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Standard User Level_John
(newbie) Fri 14-Mar-14 21:40:20
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Old telephone cable and master socket


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Hello. I'm new here and wonder if some kind person could help me.

The telephone drop cable from outside my home to my master LJ2/1A phone socket is very old. It is irregular in shape but was apparently 4.5mm diameter originally. As there's a bit of a hum on my phone, and the broadband could be faster and more reliable, my question is, is this narrow drop cable normal or can I demand that BT change cable and socket free of charge? The line is rented from BT.

Alternatively: I'm with TalkTalk. If I were to sign up for a faster broadband, might TalkTalk or another ISP upgrade the cable and master socket at no extra charge?
Administrator MrSaffron
(staff) Fri 14-Mar-14 23:04:35
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Re: Old telephone cable and master socket


[re: Level_John] [link to this post]
 
You can report a fault and if outside voice parameters they will try to fix

If by faster you mean fibre they may be more likely to upgrade if wire is showing faults. Old copper is not in itself a problem copper is a very stable metal it is condition of joints that sre usual issue.

All depends on what shows up with remote testing

Andrew Ferguson, andrew@thinkbroadband.com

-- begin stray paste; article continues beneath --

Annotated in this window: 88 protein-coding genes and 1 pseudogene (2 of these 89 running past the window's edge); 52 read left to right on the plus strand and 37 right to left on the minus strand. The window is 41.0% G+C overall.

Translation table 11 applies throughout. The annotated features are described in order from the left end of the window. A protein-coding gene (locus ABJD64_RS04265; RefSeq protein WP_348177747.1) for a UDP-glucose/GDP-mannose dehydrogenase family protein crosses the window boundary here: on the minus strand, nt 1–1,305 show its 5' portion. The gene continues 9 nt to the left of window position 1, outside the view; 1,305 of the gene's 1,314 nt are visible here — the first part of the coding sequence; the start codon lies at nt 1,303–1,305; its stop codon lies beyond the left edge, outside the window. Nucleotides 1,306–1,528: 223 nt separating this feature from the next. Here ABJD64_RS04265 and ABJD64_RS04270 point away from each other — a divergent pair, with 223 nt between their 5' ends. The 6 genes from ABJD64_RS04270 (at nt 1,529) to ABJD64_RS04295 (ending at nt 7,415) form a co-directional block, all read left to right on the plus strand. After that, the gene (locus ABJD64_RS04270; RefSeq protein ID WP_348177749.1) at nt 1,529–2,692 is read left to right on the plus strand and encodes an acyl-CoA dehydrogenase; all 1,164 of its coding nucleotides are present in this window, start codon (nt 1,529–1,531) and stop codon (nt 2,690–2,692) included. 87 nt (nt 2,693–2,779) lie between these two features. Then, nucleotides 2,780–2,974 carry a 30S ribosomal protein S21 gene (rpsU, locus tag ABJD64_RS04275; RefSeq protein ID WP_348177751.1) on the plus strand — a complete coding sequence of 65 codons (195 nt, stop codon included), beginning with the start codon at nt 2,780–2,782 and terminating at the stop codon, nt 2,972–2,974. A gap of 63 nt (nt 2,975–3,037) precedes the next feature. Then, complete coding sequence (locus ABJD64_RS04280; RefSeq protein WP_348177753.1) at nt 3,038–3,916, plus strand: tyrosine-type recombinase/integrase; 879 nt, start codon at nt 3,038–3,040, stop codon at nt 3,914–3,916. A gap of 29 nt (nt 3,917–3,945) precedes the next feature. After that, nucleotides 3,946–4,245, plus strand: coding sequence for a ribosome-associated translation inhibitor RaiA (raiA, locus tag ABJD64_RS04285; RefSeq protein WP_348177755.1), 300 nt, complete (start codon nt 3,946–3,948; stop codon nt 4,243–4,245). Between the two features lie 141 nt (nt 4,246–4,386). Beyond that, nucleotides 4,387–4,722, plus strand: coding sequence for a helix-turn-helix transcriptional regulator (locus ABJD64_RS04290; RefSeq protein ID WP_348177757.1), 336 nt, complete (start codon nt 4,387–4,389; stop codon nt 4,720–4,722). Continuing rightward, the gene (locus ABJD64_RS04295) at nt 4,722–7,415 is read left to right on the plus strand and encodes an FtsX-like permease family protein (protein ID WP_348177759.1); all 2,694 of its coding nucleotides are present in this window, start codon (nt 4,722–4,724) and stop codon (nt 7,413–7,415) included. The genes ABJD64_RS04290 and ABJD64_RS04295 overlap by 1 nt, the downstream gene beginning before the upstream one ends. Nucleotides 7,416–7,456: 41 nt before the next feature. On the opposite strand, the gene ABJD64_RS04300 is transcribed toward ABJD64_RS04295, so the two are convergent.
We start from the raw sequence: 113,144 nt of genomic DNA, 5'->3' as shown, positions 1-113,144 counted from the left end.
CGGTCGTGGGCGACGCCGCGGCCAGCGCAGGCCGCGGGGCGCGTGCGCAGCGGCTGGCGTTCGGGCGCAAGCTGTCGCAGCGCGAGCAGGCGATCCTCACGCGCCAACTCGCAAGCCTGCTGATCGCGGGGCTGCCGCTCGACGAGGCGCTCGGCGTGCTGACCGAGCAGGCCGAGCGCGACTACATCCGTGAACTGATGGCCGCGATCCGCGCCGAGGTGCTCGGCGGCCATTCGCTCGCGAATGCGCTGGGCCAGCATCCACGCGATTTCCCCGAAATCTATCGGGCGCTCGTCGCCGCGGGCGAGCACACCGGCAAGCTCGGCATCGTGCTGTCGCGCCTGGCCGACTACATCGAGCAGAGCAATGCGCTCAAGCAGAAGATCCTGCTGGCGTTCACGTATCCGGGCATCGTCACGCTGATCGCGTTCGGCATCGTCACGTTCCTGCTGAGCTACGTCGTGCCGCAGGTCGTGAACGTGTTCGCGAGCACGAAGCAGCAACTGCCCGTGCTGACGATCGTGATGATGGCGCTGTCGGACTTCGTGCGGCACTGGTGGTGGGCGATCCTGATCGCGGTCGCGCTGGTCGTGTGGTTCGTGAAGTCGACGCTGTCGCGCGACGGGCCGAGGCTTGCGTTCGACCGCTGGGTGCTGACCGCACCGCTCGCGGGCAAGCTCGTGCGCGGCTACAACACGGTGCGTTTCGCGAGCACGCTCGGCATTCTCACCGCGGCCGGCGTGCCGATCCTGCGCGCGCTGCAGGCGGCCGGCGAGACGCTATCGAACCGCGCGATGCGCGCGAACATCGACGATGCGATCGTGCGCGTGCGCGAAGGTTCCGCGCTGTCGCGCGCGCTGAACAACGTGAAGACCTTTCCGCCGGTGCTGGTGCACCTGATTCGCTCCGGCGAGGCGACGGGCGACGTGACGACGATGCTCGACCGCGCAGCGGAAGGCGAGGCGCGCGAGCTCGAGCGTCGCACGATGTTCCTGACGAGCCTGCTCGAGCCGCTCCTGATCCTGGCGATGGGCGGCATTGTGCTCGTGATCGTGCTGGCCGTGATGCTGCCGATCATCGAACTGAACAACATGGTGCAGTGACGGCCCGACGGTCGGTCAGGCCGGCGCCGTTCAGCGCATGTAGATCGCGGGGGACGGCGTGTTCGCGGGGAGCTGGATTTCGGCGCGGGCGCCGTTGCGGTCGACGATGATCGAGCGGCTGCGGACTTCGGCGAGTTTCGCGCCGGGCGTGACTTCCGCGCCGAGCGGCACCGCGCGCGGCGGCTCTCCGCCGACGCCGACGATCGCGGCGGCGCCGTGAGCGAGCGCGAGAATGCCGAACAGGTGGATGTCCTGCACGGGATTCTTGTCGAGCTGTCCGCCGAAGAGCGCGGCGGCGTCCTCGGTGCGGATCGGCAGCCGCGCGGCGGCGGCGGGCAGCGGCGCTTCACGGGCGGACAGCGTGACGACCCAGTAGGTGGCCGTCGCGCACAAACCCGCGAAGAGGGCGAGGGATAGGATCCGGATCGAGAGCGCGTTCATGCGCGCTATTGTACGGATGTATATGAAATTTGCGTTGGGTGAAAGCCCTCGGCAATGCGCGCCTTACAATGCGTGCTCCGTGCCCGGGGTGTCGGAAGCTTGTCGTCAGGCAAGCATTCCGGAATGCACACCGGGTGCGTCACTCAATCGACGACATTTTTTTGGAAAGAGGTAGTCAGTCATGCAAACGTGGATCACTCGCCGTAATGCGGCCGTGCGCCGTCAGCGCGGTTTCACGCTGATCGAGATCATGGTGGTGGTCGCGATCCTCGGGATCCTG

www.thinkbroadband.com - formerly known as ADSLguide.org.uk
The author of the above post is a thinkbroadband staff member. It may not constitute an official statement on behalf of thinkbroadband.
Standard User Level_John
(newbie) Sat 15-Mar-14 11:52:34
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Re: Old telephone cable and master socket


[re: MrSaffron] [link to this post]
 
In reply to a post by MrSaffron:
You can report a fault and if outside voice parameters they will try to fix

If by faster you mean fibre they may be more likely to upgrade if wire is showing faults. Old copper is not in itself a problem copper is a very stable metal it is condition of joints that sre usual issue.

All depends on what shows up with remote testing

Thanks for your reply.
BT tested remotely and found no fault, so maybe that bit of noise on the line is my side of the master socket. I hadn't considered fibre-optic, but I'm wanting to replace my home wiring with cat 5e cable, and It seems hard to believe that that somewhat ill-treated old c.4.5mm drop cable is going to deliver a signal that will realise the potential of the 5e cable for broadband purposes. Then there's the ancient LJ2/1A socket which, if I'm to stick to BT's rules, I have to pay them (or in some other way induce them) to replace with a two-parter before I'm allowed to rewire my place. I'd take the risk and replace the socket myself, but that BT drop wire bothers me: despite it being likely OK for telephone purposes, is it certified good enough for broadband or, having upgraded the master socket, will I find myself calling them in to upgrade the drop cable, and them obliging me to pay for illicitly changing their master socket?